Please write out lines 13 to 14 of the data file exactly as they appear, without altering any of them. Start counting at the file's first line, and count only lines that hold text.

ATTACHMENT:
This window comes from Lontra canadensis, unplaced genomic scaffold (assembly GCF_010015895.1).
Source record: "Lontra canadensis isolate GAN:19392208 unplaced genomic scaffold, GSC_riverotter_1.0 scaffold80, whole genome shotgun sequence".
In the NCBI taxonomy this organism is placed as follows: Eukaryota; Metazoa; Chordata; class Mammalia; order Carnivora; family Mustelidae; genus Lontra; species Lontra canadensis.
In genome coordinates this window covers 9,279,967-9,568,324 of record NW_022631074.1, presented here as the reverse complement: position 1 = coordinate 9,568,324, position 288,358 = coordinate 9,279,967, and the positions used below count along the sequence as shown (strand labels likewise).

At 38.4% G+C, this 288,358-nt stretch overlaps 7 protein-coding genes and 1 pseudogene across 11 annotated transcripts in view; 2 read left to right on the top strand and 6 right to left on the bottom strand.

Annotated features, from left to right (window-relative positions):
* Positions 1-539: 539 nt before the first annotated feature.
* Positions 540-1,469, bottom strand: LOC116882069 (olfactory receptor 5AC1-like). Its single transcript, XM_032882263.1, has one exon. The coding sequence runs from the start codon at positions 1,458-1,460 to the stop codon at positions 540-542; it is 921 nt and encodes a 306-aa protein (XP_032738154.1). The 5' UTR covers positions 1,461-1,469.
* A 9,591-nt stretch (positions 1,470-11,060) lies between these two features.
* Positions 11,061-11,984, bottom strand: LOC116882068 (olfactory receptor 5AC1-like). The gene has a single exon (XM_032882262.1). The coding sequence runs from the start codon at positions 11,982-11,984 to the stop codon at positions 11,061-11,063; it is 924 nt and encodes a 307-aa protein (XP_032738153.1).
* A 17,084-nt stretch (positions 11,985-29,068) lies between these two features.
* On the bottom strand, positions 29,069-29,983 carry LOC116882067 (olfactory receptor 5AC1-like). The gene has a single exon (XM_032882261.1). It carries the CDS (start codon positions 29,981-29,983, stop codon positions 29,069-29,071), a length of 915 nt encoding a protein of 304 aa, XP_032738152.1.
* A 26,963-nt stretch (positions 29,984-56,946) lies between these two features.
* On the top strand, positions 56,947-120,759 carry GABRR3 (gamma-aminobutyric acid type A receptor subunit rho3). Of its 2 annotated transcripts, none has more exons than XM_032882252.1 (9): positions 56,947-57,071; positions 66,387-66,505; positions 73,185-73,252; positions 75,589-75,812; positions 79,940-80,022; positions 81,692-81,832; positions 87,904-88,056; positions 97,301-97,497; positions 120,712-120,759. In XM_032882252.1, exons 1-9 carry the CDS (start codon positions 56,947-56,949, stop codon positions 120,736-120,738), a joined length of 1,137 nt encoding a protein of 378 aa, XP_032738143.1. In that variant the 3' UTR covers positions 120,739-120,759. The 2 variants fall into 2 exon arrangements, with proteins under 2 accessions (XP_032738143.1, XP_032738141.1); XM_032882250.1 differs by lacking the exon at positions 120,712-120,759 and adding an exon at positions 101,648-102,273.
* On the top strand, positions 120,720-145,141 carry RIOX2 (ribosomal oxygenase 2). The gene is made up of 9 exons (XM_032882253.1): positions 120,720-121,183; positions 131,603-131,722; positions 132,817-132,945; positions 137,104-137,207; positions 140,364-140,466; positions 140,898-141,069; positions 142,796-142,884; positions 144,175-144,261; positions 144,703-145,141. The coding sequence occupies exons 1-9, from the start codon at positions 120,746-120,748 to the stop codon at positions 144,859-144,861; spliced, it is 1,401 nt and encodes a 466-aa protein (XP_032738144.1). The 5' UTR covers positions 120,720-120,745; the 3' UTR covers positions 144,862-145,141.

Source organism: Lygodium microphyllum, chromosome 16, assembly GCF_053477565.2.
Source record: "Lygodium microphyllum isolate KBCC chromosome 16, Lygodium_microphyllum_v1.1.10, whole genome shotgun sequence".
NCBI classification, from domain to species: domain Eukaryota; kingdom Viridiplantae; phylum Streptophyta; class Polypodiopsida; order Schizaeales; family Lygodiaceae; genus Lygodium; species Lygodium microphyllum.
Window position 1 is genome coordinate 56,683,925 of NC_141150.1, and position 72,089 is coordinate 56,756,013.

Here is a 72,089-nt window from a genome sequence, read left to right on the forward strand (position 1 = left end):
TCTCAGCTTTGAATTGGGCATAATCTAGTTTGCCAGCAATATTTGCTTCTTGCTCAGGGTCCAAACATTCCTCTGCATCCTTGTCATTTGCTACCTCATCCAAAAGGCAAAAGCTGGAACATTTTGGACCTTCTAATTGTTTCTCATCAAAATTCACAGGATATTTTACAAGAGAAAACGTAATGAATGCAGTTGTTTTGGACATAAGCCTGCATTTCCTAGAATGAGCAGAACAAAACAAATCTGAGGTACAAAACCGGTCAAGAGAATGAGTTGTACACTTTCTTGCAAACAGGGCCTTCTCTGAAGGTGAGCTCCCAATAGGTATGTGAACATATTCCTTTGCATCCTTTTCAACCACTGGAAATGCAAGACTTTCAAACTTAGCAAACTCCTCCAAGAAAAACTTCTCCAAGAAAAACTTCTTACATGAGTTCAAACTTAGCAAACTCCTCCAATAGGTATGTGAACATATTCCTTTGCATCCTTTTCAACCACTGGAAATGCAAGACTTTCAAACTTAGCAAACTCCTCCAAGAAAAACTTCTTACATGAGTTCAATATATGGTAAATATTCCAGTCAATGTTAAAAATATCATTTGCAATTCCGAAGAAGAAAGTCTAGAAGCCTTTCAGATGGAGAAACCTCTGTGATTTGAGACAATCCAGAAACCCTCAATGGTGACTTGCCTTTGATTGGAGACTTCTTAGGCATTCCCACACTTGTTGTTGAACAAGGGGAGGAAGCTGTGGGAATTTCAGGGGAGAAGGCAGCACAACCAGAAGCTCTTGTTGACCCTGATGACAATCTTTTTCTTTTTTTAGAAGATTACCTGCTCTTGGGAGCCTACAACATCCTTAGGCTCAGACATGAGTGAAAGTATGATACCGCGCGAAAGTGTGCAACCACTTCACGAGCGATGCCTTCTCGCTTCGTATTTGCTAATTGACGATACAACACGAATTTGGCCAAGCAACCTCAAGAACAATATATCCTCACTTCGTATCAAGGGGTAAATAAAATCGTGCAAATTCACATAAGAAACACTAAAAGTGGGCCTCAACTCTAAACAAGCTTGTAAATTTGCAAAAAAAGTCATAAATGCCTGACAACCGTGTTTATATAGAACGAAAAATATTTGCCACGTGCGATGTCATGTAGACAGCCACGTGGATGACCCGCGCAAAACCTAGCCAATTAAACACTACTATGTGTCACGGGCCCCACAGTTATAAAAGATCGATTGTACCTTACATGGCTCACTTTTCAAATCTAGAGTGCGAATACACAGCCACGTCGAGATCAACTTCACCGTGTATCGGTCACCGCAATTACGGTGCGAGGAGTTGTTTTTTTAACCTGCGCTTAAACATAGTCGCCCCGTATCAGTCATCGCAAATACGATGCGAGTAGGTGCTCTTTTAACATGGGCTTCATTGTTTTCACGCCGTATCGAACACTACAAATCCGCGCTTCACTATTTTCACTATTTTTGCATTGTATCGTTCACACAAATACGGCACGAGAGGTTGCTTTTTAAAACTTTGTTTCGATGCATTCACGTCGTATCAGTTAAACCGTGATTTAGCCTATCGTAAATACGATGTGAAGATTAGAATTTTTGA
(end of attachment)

* A 26,963-nt stretch (positions 29,984-56,946) lies between these two features.
* On the top strand, positions 56,947-120,759 carry GABRR3 (gamma-aminobutyric acid type A receptor subunit rho3). Of its 2 annotated transcripts, none has more exons than XM_032882252.1 (9): positions 56,947-57,071; positions 66,387-66,505; positions 73,185-73,252; positions 75,589-75,812; positions 79,940-80,022; positions 81,692-81,832; positions 87,904-88,056; positions 97,301-97,497; positions 120,712-120,759. In XM_032882252.1, exons 1-9 carry the CDS (start codon positions 56,947-56,949, stop codon positions 120,736-120,738), a joined length of 1,137 nt encoding a protein of 378 aa, XP_032738143.1. In that variant the 3' UTR covers positions 120,739-120,759. The 2 variants fall into 2 exon arrangements, with proteins under 2 accessions (XP_032738143.1, XP_032738141.1); XM_032882250.1 differs by lacking the exon at positions 120,712-120,759 and adding an exon at positions 101,648-102,273.